Bone Marrow Fibrosis Holds Potential as Independent Prognostic Factor in MDS

Myelodysplastic syndrome has a variety of clinical presentations, including bone marrow fibrosis. Previously, the presence of fibrosis has not been considered in disease risk scoring in MDS, but recent research suggests it may be a valuable risk factor.

Bone marrow fibrosis (BMF) is one of a variety of manifestations of myelodysplastic syndrome (MDS), a hematological malignancy caused by irregularities in blood cell lineages in bone marrow (BM) or ineffective blood cell production. Outside the current scoring systems used to calculate risk and determine treatment courses, BMF has been found an independent risk factor in patients with MDS. A recent review suggests the prognostic impact of BMF should be considered in regular clinical practice.

Currently, standard prognostication systems such as the revised International Prognostic Scoring System (IPSS-R) are used to grade MDS severity. Thus, clinicians often do not consider BMF, which has been identified as a distinct risk factor for poor survival regardless of a patient’s IPSS-R risk level. BMF is also not typically included in standardized scoring systems.

The study, published in Annals of Laboratory Medicine, reviewed available literature about patients with concurrent MDS and BMF (MDS-F) to provide insight into the prognosis and clinical presentation in this subset of MDS patients.

The IPSS-R for MDS currently classifies disease from very low-risk to very high-risk using cytogenetics, BM blasts, and laboratory parameters including hemoglobin, platelets, and absolute neutrophil count (ANC) at MDS diagnosis. BMF is not in the IPSS-R, and the WHO considers MDS-F an unclassified MDS subtype as of 2016.

“When the IPSS-R prognostic criteria were first established, BMF was considered a potential factor for determining the prognostic risk,” the authors wrote. “However, it was discounted as an additive factor for predicting survival in MDS because of its low prevalence and discrepancies in the evaluation of the degree of BMF across institutions.”

Despite its exclusion from grading systems, moderate to severe BMF in conjunction with MDS has been associated with worsened disease characteristics such as multilineage dysplasia, transfusion dependence, and severe cytopenia. Overall survival (OS) is also worse in these patients, possibly due to increased BM failure or leukemic transformation.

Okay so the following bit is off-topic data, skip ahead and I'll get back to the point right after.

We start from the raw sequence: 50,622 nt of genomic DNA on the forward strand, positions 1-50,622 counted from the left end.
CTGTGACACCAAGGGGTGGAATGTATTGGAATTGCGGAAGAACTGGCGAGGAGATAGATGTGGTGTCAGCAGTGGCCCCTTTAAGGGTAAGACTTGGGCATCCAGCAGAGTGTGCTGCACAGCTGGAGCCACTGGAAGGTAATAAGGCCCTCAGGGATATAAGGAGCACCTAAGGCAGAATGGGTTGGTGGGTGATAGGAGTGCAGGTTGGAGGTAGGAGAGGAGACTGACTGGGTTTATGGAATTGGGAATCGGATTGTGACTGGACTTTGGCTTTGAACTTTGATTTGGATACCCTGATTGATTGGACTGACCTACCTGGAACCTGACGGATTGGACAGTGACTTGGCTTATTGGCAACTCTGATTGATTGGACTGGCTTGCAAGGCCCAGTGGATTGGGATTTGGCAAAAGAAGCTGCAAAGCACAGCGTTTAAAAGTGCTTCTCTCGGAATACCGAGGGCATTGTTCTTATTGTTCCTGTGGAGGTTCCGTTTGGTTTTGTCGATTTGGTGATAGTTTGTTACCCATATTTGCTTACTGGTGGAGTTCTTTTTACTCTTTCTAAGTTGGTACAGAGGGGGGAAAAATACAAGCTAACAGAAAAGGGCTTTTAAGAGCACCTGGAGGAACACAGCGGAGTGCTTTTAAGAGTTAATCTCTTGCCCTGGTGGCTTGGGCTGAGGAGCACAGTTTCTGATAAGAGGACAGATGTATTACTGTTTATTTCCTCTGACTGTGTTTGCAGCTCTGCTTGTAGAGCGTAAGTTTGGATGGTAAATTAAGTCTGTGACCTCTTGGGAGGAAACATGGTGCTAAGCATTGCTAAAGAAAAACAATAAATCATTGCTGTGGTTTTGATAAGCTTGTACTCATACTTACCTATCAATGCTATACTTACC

Reticulin fibers and collagen fibers are both linked with BMF. Collagen fibers are more significantly linked with abnormal blood counts and worse outcomes. Reticulin fibrosis is also often reversible with therapeutic intervention, while collagen fibrosis is more difficult to eradicate.

Patients with MDS-F whose BMF is moderate to severe and who undergo hematopoietic allogeneic stem cell transplant (alloSCT) are likely to have worse event-free survival, with delayed engraftment post-procedure reported more often in MDS patients with any level of fibrosis. The pathophysiology of BMF is also not well-understood, although increased cytokine production from megakaryocytes and platelets—which have been found to be higher in patients with BMF—are one possible mechanism.

Still, patients with MDS-F are generally treated with similar strategies to those without fibrosis. Notably, if BMF were taken into consideration in grading severity, more patients might be considered for alloSCT, which is the only potentially curative therapy for MDS.

The impact of BMF in prognosis for MDS patients is crucial when it comes to survival and disease progression. One study found that the rate of acute myeloid leukemia transformation was greater in patients with BMF who did not undergo alloSCT, OS was lower (21 months vs. 42 months), and leukemia-free survival was lower (52 months vs. 120 months). Other studies have shown significantly shorter OS in MDS-F patients, as well as shorter OS in patients with severe BMF versus mild BMF.

Overall, the study authors suggest that BMF is a poor prognostic variable at any point in disease for MDS patients based on the most current research. They recommend its inclusion in currently used grading systems and note that patients with moderate to severe BMF should be considered for transplantation as a potential treatment, even if their overall disease is not classified as high-risk in current systems.

More research is still needed to clarify the pathobiology of BMF and the effectiveness of possible treatments for MDS-F.


Jain AG, Zhang L, Bennett JM, Komrokji R. Myelodysplastic syndromes with bone marrow fibrosis: an update. Ann Lab Med. 2022;42(3):299-305. doi:10.3343/alm.2022.42.3.299

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